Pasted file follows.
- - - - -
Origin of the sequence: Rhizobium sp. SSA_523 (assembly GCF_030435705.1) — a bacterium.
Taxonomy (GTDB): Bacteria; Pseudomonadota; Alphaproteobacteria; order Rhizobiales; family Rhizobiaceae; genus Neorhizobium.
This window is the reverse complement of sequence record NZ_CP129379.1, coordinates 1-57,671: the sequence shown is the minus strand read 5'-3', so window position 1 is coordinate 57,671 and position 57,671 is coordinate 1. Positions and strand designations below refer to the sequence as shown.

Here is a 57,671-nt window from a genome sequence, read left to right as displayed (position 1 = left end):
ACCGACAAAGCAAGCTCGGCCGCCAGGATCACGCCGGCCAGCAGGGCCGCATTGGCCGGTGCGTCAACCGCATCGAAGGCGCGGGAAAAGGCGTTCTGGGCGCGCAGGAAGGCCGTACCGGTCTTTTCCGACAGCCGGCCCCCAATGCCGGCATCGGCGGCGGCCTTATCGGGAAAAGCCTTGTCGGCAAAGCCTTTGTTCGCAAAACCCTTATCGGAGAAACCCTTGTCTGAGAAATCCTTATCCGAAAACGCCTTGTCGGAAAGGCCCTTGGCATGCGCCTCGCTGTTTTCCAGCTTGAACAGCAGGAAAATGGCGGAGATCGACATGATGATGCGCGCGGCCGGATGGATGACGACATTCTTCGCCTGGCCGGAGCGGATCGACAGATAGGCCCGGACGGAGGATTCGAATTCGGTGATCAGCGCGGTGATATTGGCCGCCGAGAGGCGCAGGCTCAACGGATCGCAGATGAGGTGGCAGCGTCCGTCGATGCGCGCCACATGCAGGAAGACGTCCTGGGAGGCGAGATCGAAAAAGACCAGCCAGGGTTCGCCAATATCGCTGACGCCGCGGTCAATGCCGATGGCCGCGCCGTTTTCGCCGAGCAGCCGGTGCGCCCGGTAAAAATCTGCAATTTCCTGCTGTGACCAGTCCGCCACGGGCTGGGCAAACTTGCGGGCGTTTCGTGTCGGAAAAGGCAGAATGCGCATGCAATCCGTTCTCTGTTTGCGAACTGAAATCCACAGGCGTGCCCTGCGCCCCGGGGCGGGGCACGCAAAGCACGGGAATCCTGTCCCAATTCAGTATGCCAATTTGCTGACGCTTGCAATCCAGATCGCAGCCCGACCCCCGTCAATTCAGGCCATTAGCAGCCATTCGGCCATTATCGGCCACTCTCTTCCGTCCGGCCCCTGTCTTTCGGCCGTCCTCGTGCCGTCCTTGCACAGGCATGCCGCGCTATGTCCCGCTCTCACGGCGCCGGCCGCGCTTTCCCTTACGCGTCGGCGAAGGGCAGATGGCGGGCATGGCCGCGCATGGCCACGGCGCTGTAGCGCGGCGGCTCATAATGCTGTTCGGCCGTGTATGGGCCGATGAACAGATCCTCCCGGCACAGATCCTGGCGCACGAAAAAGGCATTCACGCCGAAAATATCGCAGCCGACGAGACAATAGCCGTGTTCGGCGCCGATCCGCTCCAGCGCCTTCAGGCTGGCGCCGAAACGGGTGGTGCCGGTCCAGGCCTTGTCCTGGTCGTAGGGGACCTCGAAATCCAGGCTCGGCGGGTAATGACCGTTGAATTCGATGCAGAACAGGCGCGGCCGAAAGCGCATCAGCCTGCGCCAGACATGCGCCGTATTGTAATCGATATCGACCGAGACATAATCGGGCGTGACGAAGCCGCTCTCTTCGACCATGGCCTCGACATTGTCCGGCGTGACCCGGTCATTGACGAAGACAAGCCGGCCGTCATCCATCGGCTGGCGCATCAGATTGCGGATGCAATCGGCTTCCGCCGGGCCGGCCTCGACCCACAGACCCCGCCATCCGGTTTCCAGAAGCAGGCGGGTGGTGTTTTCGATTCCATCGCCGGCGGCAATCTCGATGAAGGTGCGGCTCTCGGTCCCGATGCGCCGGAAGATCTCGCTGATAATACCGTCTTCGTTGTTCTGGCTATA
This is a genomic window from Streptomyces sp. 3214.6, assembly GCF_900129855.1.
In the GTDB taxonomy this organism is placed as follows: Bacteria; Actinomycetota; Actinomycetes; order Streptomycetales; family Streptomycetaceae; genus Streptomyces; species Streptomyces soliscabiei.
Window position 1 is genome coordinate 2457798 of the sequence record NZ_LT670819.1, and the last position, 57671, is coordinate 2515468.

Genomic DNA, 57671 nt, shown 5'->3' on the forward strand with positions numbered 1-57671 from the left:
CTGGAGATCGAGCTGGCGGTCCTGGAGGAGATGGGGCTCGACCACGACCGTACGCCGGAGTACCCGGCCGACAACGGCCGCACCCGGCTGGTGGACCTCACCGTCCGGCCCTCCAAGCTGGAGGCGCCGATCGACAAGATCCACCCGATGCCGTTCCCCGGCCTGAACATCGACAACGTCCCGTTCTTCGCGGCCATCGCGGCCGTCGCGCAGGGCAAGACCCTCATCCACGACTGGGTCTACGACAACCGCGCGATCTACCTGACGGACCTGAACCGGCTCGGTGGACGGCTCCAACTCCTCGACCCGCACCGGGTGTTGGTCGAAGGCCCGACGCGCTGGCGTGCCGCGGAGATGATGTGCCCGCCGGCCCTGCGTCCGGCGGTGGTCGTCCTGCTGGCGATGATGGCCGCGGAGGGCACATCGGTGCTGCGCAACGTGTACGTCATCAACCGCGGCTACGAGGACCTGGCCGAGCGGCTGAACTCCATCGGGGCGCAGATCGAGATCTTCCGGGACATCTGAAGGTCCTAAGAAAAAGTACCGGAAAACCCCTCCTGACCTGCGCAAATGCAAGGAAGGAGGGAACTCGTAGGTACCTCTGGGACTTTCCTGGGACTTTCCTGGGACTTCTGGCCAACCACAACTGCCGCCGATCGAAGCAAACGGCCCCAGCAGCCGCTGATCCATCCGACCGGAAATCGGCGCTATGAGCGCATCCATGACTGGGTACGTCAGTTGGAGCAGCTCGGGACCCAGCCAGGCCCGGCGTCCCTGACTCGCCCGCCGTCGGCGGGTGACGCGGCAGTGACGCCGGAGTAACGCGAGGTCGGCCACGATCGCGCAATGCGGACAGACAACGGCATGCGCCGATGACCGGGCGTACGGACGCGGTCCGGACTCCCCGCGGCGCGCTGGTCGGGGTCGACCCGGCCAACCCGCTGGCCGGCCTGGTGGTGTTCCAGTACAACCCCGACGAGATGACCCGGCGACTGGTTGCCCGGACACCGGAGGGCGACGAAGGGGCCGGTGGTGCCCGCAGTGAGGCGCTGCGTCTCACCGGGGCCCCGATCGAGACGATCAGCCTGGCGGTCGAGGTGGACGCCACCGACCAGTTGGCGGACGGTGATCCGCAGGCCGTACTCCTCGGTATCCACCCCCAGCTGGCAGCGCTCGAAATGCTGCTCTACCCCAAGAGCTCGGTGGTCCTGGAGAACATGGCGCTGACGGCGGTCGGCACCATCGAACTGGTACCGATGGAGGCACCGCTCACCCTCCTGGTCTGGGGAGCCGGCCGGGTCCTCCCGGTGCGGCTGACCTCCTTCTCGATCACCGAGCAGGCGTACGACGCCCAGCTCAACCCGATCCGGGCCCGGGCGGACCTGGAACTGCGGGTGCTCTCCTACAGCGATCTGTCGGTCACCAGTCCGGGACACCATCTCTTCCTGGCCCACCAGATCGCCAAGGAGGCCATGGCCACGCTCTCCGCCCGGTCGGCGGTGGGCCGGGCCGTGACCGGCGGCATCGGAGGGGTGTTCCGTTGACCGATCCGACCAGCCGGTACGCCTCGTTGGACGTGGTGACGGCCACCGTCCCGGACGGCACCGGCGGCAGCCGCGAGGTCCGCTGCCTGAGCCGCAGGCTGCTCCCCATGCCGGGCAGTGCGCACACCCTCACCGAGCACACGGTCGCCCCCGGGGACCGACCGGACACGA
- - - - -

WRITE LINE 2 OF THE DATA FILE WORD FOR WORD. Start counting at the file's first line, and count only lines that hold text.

Taxonomy (GTDB): Bacteria; Pseudomonadota; Alphaproteobacteria; order Rhizobiales; family Rhizobiaceae; genus Neorhizobium.